If you practice yoga, then you know that yoga positions such as the headstand demonstrated here can help you develop good balance. Having good balance, in turn, can reduce your risk of falls and injuries. Another kind of balance is important to ensure that you have good health and prevent disease, and that kind of balance is a balance in your diet. Achieving a dietary balance requires healthy eating.
Benefits of Healthy Eating
It sounds like something a snake-oil salesman would say, but it’s true: healthy eating is a panacea for many human ailments. A healthy diet reduces risk of obesity, cardiovascular disease, type 2 diabetes, osteoporosis, and cancer. Not surprisingly, it also extends the length of life. In fact, an unhealthy diet is one of the leading preventable causes of death. A healthy diet also has mental health benefits. It may stall or reduce the risk of dementia and have a positive effect on memory.
Diet and Nutrition
If you adopt healthy eating habits and get enough exercise, you are likely to have good nutrition. Nutrition is the process of taking in nutrients in food and using them for growth, metabolism, and repair. Good nutrition requires eating foods rich in nutrients with the right amount of food energy (Calories) to balance energy use.
Nutrient Balance and Nutrient Density
Eating a wide range of foods, especially fruits and vegetables, is the basis of healthy eating. This helps ensure that you are eating a wide range of nutrients. However, there is only a limited amount of food you can eat in a single day without consuming too many Calories. In order to maximize the number of nutrients you take in, you need to spend your “Calorie budget” wisely by choosing foods that have high nutrient density. Nutrient density refers to how much of a given nutrient is provided by a particular food, relative to the mass of the food or the number of Calories it provides. Consider vitamin K as an example. The recommended daily value of vitamin K for adults is 90 µg. Both kale and iceberg lettuce provide vitamin K. A cup of iceberg lettuce provides about 50 µg vitamin K; a cup of kale provides more than 1000 µg of vitamin K. Therefore, kale has about 20 times the nutrient density for vitamin K as lettuce. Black beans, pictured below, are another good example of a nutrient-dense food.
Energy Homeostasis and Energy Density
Good nutrition also requires achieving energy homeostasis. Energy homeostasis is a balance between the energy consumed in food and the energy expended in metabolism and physical activity. If more energy is taken in as food than is used for metabolism and activity, then the extra energy is stored as fat. An extra 3,500 Calories of food energy results in the storage of almost half a kilogram (1 lb) of body fat. If less energy is taken in than is used, then stored fat may be used for energy. The human brain, particularly the hypothalamus, plays a central role in regulating energy homeostasis. Based on biochemical signals from the body, the hypothalamus generates a sense of hunger or satiation as needed to maintain energy balance.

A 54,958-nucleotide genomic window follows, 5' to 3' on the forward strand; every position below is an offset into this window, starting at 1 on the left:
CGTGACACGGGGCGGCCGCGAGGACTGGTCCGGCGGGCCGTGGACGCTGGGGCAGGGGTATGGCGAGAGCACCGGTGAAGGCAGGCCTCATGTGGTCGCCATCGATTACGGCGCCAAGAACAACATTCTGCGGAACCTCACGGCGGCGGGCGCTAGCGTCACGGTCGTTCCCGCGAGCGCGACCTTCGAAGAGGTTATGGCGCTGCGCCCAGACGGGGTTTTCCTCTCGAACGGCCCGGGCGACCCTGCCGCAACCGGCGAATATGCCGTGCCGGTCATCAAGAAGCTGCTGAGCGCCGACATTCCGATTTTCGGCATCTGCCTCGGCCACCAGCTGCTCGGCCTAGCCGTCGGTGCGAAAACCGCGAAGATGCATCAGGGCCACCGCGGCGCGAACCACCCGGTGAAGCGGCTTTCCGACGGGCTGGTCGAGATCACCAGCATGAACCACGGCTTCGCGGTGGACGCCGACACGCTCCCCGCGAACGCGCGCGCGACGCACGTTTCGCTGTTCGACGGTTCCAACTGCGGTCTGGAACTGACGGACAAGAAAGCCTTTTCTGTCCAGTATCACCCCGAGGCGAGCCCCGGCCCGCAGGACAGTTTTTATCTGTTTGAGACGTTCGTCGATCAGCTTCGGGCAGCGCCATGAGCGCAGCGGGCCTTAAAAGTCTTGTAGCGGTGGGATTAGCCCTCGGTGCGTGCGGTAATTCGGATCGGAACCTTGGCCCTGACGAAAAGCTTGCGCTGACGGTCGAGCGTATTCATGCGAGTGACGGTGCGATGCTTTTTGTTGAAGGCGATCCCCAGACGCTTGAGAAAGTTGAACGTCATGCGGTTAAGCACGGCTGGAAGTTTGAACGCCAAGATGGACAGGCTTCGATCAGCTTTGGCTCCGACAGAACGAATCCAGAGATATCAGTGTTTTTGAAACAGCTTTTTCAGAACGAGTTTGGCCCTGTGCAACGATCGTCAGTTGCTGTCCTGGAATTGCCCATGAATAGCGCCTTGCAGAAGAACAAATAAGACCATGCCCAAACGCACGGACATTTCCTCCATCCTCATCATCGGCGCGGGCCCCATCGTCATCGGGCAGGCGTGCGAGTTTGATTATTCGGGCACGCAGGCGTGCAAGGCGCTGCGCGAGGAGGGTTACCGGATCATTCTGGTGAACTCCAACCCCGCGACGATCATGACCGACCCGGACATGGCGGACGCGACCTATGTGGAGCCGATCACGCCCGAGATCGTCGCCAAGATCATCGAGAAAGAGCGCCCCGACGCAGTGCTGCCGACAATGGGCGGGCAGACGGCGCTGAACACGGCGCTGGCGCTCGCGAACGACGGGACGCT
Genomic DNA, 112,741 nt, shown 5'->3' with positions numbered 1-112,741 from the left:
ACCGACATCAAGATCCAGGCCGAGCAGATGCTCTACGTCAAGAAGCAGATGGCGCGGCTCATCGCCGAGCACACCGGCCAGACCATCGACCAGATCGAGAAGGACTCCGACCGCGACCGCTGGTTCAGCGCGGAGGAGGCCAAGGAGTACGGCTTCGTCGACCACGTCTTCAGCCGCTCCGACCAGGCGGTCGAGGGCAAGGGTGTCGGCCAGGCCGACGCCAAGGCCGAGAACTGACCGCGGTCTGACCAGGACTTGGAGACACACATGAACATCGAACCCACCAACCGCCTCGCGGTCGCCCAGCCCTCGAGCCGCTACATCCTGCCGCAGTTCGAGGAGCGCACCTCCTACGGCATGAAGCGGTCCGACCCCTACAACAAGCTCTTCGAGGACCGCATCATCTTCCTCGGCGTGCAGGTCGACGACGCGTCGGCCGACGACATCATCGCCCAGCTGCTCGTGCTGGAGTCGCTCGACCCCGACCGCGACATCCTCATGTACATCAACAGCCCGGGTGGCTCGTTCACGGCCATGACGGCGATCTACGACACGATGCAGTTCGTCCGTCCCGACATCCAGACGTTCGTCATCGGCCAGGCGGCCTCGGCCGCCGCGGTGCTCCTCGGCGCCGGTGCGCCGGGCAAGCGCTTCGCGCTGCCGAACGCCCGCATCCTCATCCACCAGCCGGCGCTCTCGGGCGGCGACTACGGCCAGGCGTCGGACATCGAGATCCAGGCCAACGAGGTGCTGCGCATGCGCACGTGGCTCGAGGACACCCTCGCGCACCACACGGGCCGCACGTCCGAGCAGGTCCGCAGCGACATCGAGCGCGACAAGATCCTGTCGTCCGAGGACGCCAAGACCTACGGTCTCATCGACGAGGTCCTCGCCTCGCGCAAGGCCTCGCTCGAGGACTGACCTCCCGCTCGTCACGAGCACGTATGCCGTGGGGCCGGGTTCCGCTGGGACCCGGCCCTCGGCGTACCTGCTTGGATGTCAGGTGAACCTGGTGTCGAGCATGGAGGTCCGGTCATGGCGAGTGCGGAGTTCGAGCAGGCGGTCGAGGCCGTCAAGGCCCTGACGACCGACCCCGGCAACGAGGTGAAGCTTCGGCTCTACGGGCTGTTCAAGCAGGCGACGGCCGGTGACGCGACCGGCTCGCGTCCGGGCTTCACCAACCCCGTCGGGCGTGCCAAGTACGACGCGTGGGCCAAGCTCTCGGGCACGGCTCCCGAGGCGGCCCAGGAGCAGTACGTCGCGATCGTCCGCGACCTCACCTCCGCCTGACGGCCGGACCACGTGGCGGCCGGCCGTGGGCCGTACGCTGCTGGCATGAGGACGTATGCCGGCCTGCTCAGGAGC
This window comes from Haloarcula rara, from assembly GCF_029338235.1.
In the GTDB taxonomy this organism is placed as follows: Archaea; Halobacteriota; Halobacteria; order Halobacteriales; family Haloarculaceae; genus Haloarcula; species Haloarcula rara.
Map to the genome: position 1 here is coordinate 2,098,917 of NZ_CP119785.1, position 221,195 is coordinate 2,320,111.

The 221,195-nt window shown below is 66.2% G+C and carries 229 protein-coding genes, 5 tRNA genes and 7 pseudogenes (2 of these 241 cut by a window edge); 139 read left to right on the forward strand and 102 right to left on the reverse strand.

Energy homeostasis depends on more than hunger and satiation. It also depends on dietary choices, eating habits, and activity levels. To achieve energy balance, it is important to consider the energy density of food. Energy density refers to the number of Calories a food provides per gram (or ounce). Foods high in carbohydrates or proteins are generally less energy dense than foods high in lipids. Carbohydrates and proteins provide 4 Calories of energy per gram, whereas lipids provide 9 Calories of energy per gram. However, within nutrient classes, there is considerable variation in the energy density of foods. For example, fruits are high in carbohydrates that the body uses for energy. Both casaba melons and figs are fruits and provide energy, but an ounce of casaba melon provides only about 8 Calories of energy, whereas an ounce of figs provides about 80 Calories of energy. This means that figs have 10 times the energy density of casaba melons.
Bad nutrition is referred to as malnutrition. The word malnutrition may make you think of starving children in Africa who do not have enough food to eat. This type of malnutrition is called undernutrition, and it is the major nutritional problem in developing countries. Undernutrition is typically caused by inadequate energy intake, often coupled with frequent bouts of infectious disease. It usually results in people being underweight for their height, and it commonly leads to growth failure in children.
Undernutrition is just one type of malnutrition. Excessive food intake can also cause malnutrition, in this case, overnutrition. This is the major nutritional problem in developed countries. Overnutrition is typically caused by excessive energy intake coupled with inadequate energy expenditure in physical activity. Overnutrition usually leads to people becoming overweight or obese (see the photo below). Obesity is associated with a host of health problems and diseases, including metabolic syndrome, cardiovascular disease, type 2 diabetes, and some types of cancer, among others.